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JPC Allen Writes

Inspiration for Beginning Writers

DSC_6334_smallWelcome to my writing pages. This is a new adventure for me as I delve into the realm of the World Wide Web!    The main focus of this page is to explore ways beginning writers can find inspiration.  You’ll also find information on the novels I am working on.  My schedule for posting is:

Monday Sparks: Writing ideas to fan your creative flame

Tuesdays and Thursdays – Writing Tips

Occasional Wednesdays – Facts about West Virginia, the setting of my books

Occasional Saturdays – My faith walk as a Christian

You may also find me on Facebook at JPC Allen Writes.

Featured post

Monday Sparks — Writing prompts

img_20160817_0004Following on the advice Mr. Young gave in his post on Almost an Author, go somewhere, inside or out, and study it for a full minute. If you are like me, it might take you awhile to clear your mind of all competing thoughts, but keep focusing until you can study a scene for a full minute with full concentration. Then take notes on what you see. Don’t try to write full sentences. Just write down your impressions as accurately you can. You can even make up words if that helps you capture the scene.

Once you think you have observed all you can, you can use your notes later to flesh out a properly written scene. Your notes are like a sketch an artist uses for a more detailed work.

Writing Tip — Guest blog

blogging-1168076_1280I am posting today instead of on Thursday because my guest blog is publishing today on Rebecca Water’s site, A Novel Creation. I met Becky in my writer’s group and she kindly offered to let me guest blog. She is the author of Breathing on Her Ownwhich is women’s Christian fiction, and three books about writing, Designing a Business Plan for Your Writing, Marketing You and Your Writing 101and Writing with E’sI am in the middle of reading Marketing and find her advice very helpful.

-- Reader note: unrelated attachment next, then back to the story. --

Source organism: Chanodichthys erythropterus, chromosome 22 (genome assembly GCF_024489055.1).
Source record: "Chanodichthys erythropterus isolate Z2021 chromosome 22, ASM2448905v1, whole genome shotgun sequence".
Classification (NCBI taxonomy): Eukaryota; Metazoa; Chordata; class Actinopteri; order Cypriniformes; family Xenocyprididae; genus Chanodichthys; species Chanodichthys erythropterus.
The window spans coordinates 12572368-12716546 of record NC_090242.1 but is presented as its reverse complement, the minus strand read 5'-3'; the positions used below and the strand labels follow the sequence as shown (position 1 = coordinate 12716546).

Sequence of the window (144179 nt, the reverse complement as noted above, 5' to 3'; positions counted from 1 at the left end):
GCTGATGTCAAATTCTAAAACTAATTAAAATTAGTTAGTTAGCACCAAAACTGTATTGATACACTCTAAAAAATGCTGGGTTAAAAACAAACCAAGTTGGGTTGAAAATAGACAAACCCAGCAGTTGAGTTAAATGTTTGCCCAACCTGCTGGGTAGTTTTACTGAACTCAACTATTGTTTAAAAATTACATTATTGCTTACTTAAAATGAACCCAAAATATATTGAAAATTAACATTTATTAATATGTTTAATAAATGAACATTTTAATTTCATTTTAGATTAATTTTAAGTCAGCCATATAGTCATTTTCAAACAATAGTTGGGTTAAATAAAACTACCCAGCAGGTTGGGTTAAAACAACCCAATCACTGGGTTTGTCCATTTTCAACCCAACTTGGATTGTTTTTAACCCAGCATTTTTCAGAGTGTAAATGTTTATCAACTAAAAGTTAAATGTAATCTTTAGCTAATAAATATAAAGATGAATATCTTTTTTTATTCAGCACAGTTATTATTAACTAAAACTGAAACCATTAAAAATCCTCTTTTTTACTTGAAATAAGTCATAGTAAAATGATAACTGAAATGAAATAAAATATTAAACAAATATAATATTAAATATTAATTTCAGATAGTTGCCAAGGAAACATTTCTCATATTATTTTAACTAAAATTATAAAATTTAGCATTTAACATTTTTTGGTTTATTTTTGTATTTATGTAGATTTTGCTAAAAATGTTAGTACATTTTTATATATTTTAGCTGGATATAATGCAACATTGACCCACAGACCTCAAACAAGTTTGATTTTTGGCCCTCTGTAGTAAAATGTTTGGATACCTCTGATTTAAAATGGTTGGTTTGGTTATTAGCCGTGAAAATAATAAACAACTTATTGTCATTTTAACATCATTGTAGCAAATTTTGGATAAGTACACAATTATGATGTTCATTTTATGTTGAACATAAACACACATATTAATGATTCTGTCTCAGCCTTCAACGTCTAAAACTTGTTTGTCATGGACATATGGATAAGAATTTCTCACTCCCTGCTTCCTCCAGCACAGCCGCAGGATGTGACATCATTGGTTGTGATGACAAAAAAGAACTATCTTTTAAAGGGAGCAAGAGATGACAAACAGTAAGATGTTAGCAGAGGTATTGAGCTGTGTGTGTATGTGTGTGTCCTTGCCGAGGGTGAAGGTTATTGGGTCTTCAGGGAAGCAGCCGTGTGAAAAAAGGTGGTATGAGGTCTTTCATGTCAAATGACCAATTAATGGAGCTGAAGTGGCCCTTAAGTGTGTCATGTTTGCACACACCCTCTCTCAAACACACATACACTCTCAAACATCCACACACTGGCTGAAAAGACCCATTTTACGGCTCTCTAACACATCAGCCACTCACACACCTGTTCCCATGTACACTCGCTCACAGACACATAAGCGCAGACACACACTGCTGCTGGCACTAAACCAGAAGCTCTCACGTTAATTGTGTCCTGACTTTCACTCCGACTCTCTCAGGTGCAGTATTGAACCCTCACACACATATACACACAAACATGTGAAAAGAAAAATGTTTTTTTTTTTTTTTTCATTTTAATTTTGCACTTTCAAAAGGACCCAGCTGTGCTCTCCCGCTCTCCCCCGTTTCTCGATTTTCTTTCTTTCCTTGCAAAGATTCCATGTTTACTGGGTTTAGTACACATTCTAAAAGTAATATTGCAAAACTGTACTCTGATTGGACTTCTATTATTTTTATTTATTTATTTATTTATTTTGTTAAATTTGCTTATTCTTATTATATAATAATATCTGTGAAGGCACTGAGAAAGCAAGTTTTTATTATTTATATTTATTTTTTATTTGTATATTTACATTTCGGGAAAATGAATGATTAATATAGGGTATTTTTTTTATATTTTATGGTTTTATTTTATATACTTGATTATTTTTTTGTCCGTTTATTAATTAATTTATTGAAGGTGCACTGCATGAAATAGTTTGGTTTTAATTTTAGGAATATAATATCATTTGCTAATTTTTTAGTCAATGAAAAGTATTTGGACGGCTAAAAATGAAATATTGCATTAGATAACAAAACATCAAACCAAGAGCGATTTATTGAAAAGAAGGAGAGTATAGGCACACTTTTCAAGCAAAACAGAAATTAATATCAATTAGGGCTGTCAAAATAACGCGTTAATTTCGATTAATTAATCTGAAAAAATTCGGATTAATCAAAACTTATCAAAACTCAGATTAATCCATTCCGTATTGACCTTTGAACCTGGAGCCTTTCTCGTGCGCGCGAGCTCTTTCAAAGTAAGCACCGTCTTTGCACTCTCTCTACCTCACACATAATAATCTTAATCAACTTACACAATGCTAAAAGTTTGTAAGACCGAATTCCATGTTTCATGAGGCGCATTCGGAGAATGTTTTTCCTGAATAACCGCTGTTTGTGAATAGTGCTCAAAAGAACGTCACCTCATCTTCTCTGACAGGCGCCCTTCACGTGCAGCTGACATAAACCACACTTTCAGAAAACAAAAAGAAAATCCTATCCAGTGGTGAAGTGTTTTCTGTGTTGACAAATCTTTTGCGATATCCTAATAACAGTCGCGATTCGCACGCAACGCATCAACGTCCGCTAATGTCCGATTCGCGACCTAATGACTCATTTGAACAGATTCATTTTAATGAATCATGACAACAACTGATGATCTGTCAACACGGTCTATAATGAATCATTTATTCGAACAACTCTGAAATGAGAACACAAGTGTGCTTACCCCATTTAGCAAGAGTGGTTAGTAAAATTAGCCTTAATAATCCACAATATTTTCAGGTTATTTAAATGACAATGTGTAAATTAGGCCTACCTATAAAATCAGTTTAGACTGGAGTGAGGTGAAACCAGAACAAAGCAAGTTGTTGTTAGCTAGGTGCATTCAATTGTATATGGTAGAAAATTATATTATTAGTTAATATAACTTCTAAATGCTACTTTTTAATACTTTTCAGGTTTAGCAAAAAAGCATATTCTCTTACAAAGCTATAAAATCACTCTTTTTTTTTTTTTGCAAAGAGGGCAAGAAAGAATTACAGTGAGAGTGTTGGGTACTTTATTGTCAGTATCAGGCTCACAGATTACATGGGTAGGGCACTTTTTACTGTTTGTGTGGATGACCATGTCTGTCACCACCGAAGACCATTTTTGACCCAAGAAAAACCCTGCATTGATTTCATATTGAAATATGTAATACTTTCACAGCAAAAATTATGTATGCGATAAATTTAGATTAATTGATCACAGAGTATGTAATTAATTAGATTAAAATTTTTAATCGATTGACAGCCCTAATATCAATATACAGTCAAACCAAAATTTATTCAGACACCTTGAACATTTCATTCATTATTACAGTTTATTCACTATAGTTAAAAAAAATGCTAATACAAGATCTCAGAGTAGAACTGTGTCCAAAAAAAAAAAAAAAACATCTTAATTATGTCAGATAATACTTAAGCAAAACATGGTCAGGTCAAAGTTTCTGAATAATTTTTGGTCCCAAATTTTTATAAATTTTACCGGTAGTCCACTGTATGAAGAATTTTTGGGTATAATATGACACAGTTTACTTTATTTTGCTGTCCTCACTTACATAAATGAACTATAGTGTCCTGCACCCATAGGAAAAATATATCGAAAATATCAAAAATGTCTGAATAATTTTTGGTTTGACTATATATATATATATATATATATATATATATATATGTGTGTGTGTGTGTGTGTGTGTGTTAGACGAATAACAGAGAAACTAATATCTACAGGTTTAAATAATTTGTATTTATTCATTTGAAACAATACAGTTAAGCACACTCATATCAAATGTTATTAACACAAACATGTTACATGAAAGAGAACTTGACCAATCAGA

Writing Tip — Evoking Sight

watercolor-2332129_12803I really like the post on Almost an Author using sight in our writing.  You can read my comment on the exercise Mr. Young proposes. It’s extremely useful to remind writers to slow down and truly observe a scene.

Most of us write by sight. What kind of writing you do effects your visual descriptions. Novelists can add more detail than a short story writer, but a short story writer may come up with an extraordinarily vivid description because of the constraints of the form.

One area of sight I want to improve is the use of color in my writing. We are so used to seeing color that we take it for granted unless the color is unusual in some way, especially ugly, pretty, vivid, and so on.

G.K. Chesterton used color very effectively in his writing. I discovered him through his Father Brown short stories. I tried reading them at twenty and didn’t understand them at all. But I did remember his descriptions of landscapes. When I went back to the stories years later, I could appreciate them so much more as well as his skill in writing with color like a painter.

profession-1923499_1280Here are some of my favorite examples from the short story collection The Innocence of Father Brown:

“They awoke before it was daylight; for a large lemon moon was only just setting in the forest of high grass above their heads, and the sky was of a vivid violet-blue, nocturnal but bright. ”           From “The Sins of Prince Saradine”

Describing a duel : “Everything above them was a dome of virgin gold, and, distant as they were, every detail was picked out. They had cast off their coats, but the yellow waistcoat and white hair of Saradine, the red waistcoat and white trousers of Antonelli, glittered in the level light like the colors of the dancing clockwork dolls.”       From “The Sins of Prince Saradine”